Saturday, March 3, 2012

Catching Up (Again)

Yep, I'm still here. Although this coming season is the most-anticipated Royals season since at least 2004, it certainly seemed like this winter sped by (perhaps not having massive snowfalls like the last couple of winters helped). Anyway, with spring training underway and Opening Day right around the corner, let's discuss some of the offseason Royals news.

-Yuniesky Betancourt
I couldn't summon the strength to write about this when it happened, I think. It appears that the Royals just can't quit Yuniesky Betancourt. On the bright side, it's only one year and $2 million. Hey, it's not my money. And he obviously won't be starting at shortstop very often, unless the unthinkable happens and Alcides Escobar gets hurt. But the idea of Yuni as a defensive replacement at a position he's never played in the majors (third base) or played sparingly seven years ago (second base) is concerning at best. My main concern is that Johnny Giavotella gets off to a slow start with the bat, the Royals pull the plug on him after a month, and we're treated to Yuni starting at second base for 130 games. At that point, I might prefer Chris Getz. It probably won't happen, but we've seen the Royals do plenty of dumb things through the years.

-Jose Mijares
This was an under-the-radar signing, but a good one, I think. The Royals did have a solid bullpen last year, but one weakness was the lack of a lefty reliever who could get lefty hitters out. I like Tim Collins and think he has a good chance to be a useful reliever in the future, but if the Royals intend to contend this year, they needed an upgrade in the LOOGY (Left-handed One Out GuY, if you didn't know) department. Mijares should provide that.

-Salvador Perez
Signing Perez to a contract extension after only 39 major league games might seem risky, but the terms of this contract are so favorable to the Royals there is almost no risk. But don't feel bad for Perez--he's 21 and set to make at least $7 million over the next 5 years. The good news for the Royals is that even if Perez never really hits, he is good enough defensively to be worth the money. The better news for the Royals is that, if things go according to plan, they have cost certainty at the catcher position for years to come. Since the Royals will always be on a budget, it's nice to know what the starting catcher will be making in, say, 2016. And the best news for the Royals actually happened on the other side of the state, when Yadier Molina signed a 5-year, $75 million contract extension.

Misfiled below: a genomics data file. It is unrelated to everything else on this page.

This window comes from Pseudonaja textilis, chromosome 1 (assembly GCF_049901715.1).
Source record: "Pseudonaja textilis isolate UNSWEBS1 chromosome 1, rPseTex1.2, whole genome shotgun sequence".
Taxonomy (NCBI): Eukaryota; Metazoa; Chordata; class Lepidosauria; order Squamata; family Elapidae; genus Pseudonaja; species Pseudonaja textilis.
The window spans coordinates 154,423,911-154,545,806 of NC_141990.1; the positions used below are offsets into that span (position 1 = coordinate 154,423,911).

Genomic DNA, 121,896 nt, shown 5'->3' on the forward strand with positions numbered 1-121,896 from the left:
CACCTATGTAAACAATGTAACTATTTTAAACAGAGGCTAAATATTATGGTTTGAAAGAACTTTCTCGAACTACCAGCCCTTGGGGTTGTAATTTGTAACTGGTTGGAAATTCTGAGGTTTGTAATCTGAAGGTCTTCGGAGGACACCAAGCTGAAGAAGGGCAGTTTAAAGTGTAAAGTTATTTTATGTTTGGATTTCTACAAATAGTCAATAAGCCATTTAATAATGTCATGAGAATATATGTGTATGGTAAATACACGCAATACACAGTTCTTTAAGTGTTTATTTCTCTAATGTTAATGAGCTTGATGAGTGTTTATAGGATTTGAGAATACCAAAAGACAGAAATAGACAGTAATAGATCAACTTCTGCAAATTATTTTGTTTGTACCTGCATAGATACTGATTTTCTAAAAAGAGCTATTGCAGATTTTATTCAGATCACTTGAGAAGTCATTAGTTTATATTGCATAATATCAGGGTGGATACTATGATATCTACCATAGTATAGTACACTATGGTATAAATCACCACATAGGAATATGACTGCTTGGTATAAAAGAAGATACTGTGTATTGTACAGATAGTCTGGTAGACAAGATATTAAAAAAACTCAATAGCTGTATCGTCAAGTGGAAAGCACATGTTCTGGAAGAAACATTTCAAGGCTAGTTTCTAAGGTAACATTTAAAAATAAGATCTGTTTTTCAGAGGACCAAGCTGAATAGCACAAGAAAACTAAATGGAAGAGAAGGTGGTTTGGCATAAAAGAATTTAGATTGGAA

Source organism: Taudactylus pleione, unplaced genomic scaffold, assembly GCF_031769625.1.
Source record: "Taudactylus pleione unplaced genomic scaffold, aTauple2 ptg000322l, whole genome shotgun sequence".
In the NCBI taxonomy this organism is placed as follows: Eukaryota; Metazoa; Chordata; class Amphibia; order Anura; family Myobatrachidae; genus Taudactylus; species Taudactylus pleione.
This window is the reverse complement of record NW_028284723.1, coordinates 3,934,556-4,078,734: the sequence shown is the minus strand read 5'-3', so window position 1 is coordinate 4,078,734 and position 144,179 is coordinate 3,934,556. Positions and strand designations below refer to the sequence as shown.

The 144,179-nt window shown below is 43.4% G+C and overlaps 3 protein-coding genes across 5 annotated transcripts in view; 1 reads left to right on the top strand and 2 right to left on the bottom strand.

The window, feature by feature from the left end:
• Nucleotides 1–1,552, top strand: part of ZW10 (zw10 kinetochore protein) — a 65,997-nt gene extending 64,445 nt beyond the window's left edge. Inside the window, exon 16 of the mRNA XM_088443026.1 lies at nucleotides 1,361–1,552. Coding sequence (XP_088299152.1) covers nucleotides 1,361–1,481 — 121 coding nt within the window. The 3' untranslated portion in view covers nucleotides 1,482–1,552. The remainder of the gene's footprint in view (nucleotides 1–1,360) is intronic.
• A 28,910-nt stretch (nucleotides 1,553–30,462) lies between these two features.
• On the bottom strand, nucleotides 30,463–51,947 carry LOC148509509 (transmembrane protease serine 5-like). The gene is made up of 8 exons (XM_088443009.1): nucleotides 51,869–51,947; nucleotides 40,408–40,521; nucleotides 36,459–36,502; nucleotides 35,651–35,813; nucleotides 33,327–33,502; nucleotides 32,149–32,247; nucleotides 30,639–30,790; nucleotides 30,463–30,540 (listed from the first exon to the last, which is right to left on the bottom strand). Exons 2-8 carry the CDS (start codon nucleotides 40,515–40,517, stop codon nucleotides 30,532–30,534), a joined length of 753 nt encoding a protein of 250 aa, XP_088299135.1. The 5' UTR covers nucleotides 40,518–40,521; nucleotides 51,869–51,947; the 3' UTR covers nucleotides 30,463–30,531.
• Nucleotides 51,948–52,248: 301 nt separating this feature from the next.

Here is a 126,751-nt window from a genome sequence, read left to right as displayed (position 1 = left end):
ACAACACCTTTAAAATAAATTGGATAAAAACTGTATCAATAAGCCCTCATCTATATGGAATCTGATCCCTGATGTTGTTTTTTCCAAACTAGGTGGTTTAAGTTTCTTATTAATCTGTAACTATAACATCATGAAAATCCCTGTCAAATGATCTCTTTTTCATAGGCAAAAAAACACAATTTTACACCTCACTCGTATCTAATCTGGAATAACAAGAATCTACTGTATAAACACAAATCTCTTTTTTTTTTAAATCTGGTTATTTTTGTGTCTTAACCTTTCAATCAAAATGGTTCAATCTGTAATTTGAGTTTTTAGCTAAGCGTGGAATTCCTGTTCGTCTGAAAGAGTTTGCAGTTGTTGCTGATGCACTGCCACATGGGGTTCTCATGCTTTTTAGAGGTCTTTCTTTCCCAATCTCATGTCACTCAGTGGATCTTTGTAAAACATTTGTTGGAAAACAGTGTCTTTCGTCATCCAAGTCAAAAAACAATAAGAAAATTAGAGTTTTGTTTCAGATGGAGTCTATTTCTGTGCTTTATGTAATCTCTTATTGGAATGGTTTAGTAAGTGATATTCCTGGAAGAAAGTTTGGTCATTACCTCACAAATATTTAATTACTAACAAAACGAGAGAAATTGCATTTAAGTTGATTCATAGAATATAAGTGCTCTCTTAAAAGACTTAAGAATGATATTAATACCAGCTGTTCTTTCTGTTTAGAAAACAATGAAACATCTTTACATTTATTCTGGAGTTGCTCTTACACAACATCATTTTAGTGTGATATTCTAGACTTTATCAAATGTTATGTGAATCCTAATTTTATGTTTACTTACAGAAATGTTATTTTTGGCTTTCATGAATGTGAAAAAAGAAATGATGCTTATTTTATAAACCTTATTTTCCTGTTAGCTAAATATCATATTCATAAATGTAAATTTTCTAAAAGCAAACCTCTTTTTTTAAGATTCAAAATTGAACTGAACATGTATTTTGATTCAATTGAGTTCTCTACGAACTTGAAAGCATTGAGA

I don't pretend to know if Perez will hit as well as Molina. I will say this: as a 21-year-old rookie in 2004, Molina hit .267/.329/.356 in 151 plate appearances. Last year, as a 21-year-old rookie, Perez hit .331/.361/.473. I'm not sayin', I'm just sayin'. I actually don't expect Perez to hit that well for a full season (indeed, Molina's offense declined for two straight years before bouncing back), but he's probably going to hit a few homers just because he's a big, strong guy. And at a premium defensive position, he's very good already. If and when the Royals are winners, I think Perez is going to play a large part.

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